The most profitable airline in the Fortune 500, Delta climbs six spots on the list after raking in almost $44 billion in annual revenue, an 8% increase from the year prior (and $3.9 billion in annual profits, up 10%). Those dollars were hard-fought: Like its peers, Delta saw a steep increase in fuel expenses in 2018, to the tune of 30%. What’s more, reduced government travel following last year’s federal shutdown hit the airline hard, costing the company $25 million a month. Still, operational efficiencies helped lead the U.S.’s second largest airline to success. Delta went a record 251 days without a cancelation—the kind of performance that helped stoke demand from travelers.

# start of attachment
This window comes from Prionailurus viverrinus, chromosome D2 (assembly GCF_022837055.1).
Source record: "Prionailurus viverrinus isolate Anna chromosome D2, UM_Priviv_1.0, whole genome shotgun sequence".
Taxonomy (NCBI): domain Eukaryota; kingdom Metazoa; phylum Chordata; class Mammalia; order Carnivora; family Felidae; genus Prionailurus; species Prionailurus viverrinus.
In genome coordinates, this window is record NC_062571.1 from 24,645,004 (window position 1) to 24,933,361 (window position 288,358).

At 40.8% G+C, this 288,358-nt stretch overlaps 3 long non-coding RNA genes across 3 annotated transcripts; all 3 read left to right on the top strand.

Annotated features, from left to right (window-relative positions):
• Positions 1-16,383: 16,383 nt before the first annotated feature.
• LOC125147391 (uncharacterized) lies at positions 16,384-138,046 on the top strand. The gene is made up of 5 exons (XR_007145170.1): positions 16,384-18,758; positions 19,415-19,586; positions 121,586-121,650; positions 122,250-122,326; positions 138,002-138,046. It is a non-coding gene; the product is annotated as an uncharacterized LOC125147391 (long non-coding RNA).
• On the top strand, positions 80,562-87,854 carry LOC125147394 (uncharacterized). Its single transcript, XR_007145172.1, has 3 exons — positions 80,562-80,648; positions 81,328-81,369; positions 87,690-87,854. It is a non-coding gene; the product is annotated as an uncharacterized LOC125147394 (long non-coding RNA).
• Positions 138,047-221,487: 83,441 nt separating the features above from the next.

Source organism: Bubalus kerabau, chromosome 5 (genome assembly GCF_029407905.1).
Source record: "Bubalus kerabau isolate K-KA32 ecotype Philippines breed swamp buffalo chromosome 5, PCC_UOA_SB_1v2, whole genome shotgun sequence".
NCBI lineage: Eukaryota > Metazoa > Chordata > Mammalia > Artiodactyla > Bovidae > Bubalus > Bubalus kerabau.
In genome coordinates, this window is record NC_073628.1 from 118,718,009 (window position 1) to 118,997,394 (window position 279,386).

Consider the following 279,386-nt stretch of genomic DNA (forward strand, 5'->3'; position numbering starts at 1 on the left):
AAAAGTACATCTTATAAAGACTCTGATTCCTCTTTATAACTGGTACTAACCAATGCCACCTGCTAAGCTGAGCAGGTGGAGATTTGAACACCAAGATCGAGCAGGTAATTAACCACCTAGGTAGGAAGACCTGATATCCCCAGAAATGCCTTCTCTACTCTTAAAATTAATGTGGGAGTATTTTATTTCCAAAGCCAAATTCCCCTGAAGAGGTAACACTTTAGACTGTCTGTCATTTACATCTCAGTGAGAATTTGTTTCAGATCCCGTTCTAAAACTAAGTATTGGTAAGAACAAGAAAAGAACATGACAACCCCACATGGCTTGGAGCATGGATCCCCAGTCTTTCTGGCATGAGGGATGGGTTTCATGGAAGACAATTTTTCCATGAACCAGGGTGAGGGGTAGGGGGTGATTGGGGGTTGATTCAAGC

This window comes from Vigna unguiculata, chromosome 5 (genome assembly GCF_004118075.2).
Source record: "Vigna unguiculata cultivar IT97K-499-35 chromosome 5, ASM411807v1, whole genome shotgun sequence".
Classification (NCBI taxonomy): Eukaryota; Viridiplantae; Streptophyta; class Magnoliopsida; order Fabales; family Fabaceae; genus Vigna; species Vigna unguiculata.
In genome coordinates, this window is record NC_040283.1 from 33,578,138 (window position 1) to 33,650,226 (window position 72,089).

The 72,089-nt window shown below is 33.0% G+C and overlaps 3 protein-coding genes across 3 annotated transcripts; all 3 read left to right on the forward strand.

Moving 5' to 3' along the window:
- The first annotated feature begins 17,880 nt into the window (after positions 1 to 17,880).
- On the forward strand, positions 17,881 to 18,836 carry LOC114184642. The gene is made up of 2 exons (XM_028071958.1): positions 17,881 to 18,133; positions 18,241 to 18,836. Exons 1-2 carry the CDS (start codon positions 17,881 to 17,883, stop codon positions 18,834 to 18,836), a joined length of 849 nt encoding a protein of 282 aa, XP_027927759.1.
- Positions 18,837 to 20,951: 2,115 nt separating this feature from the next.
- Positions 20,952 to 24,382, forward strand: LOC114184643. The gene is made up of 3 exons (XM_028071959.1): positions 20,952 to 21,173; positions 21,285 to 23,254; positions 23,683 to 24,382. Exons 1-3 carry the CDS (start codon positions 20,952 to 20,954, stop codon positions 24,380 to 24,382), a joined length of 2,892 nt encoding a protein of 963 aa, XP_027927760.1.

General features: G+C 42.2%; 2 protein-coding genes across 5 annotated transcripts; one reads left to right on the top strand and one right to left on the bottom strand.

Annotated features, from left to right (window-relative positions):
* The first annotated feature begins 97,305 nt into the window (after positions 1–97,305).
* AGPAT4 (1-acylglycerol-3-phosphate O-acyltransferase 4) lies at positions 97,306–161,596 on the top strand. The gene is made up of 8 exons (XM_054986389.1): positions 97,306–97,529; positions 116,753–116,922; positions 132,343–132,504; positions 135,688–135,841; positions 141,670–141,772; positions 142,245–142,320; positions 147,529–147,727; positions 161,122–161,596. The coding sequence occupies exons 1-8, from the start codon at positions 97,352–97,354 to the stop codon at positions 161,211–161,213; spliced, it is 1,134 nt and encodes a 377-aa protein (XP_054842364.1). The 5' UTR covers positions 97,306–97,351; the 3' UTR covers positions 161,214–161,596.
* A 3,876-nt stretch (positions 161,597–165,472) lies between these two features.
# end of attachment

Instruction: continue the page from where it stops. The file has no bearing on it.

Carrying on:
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This is your Data Sheet newsletter for Thursday, May 17, 2019.
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Although not renowned for their excellence in culinary circles, in-flight meals are a relatively recent privilege to which fliers haven’t always been treated. The first ever airline meal was served in 1919 on a Handley-Page flight from London to Paris. According to Travel + Leisure in 2017, selections at the time “typically included cold fried […]
Some of the corporate loopholes changed with the 2017 tax overhaul, but not much.